Himself an evangelical, he knows that not all evangelicals feel comfortable engaging with believers from other Christian traditions, mainly out of concerns that they might compromise their Biblical faith. However, Essamuah invites them to prayerfully reconsider their attitude.

“I would ask my evangelical brothers and sisters, if you have any doubts about the GCF, take it to the Lord in prayer,” he says. “If this is something on the heart of Jesus Christ, you want to be on the heart of Jesus Christ, you want to do things that are burdens on the heart of Jesus Christ. We always have reservations […], but most of it is based on ignorance and our stereotypes of them. We haven’t asked them to tell their stories or to pray with them. Sometimes they may have different words in describing their experience, but the bottom line, you see that Christ is the foundation of these churches, and their faith experiences.”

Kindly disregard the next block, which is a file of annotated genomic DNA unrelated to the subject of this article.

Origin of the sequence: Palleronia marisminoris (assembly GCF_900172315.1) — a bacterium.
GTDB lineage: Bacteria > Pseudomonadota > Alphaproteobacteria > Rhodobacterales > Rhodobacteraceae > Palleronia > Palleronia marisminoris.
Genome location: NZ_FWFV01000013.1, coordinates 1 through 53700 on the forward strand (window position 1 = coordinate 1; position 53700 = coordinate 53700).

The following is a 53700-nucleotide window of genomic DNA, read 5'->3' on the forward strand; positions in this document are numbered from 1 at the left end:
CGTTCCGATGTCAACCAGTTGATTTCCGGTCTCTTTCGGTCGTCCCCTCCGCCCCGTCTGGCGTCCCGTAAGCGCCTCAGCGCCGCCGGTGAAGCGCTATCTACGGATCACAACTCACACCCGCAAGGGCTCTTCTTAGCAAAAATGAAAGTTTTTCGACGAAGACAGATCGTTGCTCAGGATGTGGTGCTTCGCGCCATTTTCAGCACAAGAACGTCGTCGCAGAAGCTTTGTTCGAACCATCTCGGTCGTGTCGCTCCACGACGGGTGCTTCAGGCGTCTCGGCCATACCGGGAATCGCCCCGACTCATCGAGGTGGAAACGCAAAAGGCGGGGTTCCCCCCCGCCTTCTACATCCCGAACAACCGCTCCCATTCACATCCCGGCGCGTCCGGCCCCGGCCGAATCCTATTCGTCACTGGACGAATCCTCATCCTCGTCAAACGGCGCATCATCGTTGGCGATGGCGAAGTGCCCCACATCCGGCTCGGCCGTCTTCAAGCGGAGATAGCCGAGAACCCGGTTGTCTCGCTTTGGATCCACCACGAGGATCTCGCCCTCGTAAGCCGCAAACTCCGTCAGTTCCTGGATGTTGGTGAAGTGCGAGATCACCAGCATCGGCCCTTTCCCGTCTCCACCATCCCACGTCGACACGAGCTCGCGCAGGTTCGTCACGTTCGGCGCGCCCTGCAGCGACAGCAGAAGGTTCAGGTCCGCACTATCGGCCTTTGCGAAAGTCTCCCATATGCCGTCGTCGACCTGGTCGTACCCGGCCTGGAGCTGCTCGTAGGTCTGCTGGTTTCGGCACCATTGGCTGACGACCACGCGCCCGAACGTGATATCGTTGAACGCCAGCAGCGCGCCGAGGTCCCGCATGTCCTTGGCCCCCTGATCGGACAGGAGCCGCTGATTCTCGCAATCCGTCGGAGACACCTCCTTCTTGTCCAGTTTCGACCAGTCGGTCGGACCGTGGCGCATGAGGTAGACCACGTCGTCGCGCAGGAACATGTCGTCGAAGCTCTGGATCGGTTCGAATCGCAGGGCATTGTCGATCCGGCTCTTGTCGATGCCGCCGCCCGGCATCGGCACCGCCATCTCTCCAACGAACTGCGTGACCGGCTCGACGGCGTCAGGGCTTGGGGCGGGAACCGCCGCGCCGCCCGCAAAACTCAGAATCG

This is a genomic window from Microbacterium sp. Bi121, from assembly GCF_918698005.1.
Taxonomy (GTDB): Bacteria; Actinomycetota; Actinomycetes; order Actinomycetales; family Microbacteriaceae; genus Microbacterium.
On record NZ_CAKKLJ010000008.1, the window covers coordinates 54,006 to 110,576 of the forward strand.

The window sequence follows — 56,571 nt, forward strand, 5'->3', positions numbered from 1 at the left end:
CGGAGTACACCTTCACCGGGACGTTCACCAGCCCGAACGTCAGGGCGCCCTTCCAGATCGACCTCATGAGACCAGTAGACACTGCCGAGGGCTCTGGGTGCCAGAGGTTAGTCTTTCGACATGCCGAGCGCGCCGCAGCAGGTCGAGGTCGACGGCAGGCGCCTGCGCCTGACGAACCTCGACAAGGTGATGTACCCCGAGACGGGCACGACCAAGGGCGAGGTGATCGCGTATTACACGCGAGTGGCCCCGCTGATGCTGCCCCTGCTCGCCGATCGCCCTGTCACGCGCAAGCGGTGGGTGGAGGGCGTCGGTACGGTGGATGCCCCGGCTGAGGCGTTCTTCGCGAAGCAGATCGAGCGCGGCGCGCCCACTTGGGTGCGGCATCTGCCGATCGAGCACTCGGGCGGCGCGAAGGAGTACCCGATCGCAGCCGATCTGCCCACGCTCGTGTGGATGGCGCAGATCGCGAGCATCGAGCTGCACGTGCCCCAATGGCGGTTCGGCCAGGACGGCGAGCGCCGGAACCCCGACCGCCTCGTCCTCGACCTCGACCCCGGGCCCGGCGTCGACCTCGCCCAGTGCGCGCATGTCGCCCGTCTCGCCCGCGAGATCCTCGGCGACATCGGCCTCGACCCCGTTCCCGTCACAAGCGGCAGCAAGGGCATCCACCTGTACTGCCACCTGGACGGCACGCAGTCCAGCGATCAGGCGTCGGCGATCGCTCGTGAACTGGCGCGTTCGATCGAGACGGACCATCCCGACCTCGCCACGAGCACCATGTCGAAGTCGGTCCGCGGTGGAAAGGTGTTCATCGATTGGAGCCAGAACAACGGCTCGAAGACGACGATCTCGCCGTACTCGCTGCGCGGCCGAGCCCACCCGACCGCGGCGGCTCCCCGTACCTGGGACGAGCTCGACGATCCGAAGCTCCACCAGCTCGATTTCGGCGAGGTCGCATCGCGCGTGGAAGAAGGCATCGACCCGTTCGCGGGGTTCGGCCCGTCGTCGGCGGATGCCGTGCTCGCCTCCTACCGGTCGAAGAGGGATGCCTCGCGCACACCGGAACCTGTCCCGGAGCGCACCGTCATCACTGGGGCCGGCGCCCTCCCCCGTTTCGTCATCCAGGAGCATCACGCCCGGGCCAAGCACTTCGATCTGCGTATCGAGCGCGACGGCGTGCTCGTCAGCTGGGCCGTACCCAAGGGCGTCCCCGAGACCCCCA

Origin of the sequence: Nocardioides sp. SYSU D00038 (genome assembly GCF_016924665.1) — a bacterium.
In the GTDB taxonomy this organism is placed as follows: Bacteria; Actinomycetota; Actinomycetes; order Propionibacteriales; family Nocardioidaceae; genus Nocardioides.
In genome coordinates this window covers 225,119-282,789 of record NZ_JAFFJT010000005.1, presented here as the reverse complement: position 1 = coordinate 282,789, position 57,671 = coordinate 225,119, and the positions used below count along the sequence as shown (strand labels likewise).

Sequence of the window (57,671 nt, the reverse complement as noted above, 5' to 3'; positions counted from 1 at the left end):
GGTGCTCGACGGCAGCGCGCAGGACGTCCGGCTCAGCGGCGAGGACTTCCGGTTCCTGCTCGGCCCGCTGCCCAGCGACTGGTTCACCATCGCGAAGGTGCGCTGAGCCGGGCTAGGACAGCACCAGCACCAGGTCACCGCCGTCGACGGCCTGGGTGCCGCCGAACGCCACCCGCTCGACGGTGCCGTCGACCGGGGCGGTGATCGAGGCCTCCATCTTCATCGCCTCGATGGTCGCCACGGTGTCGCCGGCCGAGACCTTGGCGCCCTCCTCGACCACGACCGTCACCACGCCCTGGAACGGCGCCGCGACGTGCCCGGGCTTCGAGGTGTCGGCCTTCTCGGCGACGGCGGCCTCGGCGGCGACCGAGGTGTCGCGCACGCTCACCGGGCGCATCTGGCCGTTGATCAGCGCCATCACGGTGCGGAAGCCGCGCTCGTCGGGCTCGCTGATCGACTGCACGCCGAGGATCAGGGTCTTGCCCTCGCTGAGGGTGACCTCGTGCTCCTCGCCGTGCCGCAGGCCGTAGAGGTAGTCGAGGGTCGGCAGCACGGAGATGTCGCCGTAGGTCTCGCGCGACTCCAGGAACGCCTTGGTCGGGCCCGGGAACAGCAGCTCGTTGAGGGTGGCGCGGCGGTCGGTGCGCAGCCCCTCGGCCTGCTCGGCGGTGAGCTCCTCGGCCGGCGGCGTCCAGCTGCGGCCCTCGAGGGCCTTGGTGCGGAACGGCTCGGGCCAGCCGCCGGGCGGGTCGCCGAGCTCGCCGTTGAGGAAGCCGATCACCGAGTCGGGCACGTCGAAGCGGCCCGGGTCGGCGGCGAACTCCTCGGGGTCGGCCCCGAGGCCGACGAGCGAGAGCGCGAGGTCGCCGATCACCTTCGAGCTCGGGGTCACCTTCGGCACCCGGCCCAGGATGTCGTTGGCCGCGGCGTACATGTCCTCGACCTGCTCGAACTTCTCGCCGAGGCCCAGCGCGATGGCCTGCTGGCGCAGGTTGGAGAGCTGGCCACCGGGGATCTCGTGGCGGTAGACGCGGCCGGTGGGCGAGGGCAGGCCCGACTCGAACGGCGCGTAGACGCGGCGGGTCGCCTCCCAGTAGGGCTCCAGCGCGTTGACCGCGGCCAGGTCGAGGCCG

Established some twenty years ago by the Pontifical Council for Promoting Christian Unity, the World Council of Churches, the Pentecostal World Fellowship and the WEA, the GCF seeks to ‘provide space for exploration of expressions of Christian unity previously unavailable due to limited contact or past wounds.’ Its global gatherings as well as issue-focused consultations have helped stir up conversations that would have been unthinkable just a few decades earlier.

“The very fact that we were able to bring people together over all these years, it’s a great achievement,” Essamuah states. And while some consultations do produce papers, he emphasizes that “everyone rejoices that we’re doing our work best in relational collaborative gatherings, where relationships are really key. We’re not necessarily into producing documents but building relationships to build bridges, and trusting the Holy Spirit to determine next steps.”